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Simon Coveney says UK's Brexit bill amendments 'not helpful' for negotiations

He also said that Sinn Féin should explain its policy of abstentionism as it could have influenced the vote on Monday.

Michel Barnier, EU Chief Negotiator for Brexit with Simon Coveney at Leinster House.
Michel Barnier, EU Chief Negotiator for Brexit with Simon Coveney at Leinster House.
Image: PA Wire/PA Images

TÁNAISTE AND MINISTER for Foreign Affairs Simon Coveney has said that the amendments passed by the British government “have not been helpful” for Brexit negotiations with the EU.

He was responding to a number of defeats for British Prime Minister Theresa May in the House of Commons this week, including the rejection of a suggestion that the UK could remain in the custom union if another free trade deal couldn’t be agreed.

The government is to announce its plans for a no-deal Brexit today after a special Cabinet meeting at Derrynane House in Co Kerry.

In that eventuality, it’s probable that a hard border will automatically go up on the island of Ireland in order to enforce customs and trade rules and regulations – but Varadkar has said that a hard border wouldn’t be part of their plans.

Coveney said that there were a variety of plans depending on the type of Brexit that was agreed, but that he was “confident” that it wouldn’t get to a no-deal scenario.

Speaking during two interviews on Newstalk and RTÉ’s Morning Ireland, he said that Westminster dramatics had been a distraction for everyone and that time was tight to negotiate a final deal.

Although he said that it wasn’t up to the Irish government to solve an internal disagreement, he said that the amendments voted for on Monday night would cause problems for negotiations with the EU.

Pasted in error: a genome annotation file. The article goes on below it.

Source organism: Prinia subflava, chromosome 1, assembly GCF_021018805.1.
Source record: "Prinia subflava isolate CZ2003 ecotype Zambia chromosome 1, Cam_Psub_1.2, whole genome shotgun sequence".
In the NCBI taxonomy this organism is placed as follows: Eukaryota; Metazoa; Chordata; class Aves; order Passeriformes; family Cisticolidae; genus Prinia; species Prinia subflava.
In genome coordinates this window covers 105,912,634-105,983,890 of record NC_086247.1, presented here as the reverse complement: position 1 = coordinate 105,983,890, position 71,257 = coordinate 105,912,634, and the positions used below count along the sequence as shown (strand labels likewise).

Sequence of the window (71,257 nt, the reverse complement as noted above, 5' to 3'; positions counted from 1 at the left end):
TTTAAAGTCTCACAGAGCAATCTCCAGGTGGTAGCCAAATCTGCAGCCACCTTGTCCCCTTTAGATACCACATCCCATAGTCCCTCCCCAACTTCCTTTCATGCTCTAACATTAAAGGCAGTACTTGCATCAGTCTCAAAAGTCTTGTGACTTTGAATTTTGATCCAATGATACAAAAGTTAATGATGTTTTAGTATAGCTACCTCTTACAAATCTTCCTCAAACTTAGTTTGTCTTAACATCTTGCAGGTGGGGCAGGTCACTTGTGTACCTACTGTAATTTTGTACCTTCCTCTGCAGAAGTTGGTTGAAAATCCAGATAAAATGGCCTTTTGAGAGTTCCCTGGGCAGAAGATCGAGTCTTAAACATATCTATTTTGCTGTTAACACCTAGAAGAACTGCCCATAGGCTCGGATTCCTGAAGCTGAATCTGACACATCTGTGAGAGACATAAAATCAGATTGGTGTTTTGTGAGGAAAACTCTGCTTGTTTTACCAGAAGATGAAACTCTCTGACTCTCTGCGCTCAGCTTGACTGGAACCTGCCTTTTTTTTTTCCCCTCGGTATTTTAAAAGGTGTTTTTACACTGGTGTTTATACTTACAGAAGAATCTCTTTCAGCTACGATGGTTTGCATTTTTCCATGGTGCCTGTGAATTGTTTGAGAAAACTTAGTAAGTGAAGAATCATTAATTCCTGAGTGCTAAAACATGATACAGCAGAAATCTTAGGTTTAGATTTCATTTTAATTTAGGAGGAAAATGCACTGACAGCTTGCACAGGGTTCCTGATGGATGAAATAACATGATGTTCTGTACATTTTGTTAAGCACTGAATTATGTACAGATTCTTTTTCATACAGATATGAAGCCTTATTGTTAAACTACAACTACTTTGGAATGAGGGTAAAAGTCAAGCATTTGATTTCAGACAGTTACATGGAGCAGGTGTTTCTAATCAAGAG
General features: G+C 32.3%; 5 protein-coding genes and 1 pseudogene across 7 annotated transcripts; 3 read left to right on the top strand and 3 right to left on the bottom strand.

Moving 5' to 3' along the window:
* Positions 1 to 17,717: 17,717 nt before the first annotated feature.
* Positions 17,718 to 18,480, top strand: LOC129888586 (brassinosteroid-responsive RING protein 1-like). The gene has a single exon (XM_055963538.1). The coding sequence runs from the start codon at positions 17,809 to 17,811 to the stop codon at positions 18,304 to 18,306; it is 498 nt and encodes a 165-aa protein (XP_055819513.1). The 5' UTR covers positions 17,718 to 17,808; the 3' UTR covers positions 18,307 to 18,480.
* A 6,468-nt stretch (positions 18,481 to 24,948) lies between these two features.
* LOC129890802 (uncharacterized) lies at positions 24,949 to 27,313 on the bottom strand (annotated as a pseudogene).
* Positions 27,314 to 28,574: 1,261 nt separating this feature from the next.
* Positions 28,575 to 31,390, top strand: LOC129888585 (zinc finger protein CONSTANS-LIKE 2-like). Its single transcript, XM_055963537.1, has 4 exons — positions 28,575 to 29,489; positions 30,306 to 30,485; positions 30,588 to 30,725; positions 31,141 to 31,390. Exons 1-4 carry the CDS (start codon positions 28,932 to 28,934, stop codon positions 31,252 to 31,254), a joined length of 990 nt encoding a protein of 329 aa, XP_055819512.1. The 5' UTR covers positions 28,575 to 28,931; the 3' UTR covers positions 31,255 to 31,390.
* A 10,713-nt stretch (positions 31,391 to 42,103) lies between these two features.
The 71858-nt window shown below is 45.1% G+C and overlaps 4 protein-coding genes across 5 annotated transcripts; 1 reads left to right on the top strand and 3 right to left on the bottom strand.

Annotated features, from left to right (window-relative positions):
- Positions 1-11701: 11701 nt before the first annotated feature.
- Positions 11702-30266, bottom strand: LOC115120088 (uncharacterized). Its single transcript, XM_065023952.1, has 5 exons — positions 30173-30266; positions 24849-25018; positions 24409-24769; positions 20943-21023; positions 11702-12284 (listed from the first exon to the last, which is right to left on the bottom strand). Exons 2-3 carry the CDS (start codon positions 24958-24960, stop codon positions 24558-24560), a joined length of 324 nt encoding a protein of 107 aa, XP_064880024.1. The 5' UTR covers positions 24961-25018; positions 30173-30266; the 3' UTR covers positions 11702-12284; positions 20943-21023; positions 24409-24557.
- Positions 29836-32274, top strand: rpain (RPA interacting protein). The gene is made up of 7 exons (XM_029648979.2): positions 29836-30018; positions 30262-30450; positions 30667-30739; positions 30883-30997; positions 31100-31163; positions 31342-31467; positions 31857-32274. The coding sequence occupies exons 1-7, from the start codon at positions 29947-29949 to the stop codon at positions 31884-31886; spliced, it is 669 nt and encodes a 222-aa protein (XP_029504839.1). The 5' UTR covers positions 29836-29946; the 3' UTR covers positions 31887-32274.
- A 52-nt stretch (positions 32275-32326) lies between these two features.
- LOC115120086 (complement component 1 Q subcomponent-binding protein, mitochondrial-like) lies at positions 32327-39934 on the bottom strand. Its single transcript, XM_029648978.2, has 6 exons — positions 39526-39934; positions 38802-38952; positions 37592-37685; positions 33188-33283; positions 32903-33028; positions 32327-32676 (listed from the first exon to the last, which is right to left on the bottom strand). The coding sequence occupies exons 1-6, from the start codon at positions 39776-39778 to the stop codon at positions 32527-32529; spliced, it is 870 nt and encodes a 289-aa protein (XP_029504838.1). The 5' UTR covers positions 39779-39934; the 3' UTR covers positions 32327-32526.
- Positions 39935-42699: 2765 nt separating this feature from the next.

Some of the amendments have not been helpful to negotiations, and it’s not a sensible way to negotiate, to retrospectively fit deals into the laws that you’ve already passed, which seems to be the approach at the moment.

“What happened on Monday night was unhelpful unpredictable in terms of how the House of Commons will vote… uncertainty is unhelpful, as we can only negotiate on what has been published and on the clear commitments made by UK Prime Minister.”

He also said that as long as Britain continues to “negotiate with itself”, the real negotiations with the EU cannot begin.

He said that last week’s White Paper which outlined Theresa May’s position was a step in the right direction, but “unfortunately people are trying to undermine that paper”.

Speaking about the fear that there would be no agreement on the ‘backstop’ – or the ‘Plan B’ arrangement for the relationship between Northern Ireland and the republic in the event of no other agreement being made – Coveney said that he was confident that commitment was water-tight.

“I don’t accept that for one minute [that there is no backstop deal],” he told Newstalk. “The British government continually confirmed that they are committed to a backstop that deals with the Irish border question, and confirmed last March and in the White Paper as much.”

What was voted through this week in the case of a backstop was that Northern Ireland can’t be treated differently in a customs check requirement to the rest of the UK.

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He also added that the amendments which were voted in have the capacity to be changed, and shouldn’t dictate future negotiations with the EU.

Sinn Féin leader Mary Lou McDonald told reporters today that the Irish government needs to clarify that the backstop is the contingency plan to a hard Brexit.

She said the Irish protocol – known as the backstop – was meant to be contingency plan, adding that she is concerned that Varadkar might be “stepping back” from the protocol.

When asked whether Sinn Féin, which has seven Westminster MPs but has a policy of abstentionism, should have taken its seats to influence the vote and prevent the amendments, Coveney said Sinn Féin had explaining to do.

“It’s not for me to tell Sinn Féin what to do, but I think it’s extraordinary that a party that’s present in Northern Ireland and Ireland – and when you have an important piece of legislation and seven MPs in that parliament – to refusing to take part in debates or votes. And as a result things are being passed that might not be passed.

It’s certainly something that Sinn Féin has to explain, I’ve spent most of my working life trying to make things happen through legislation while Sinn Féin are choosing to sit on their hands.

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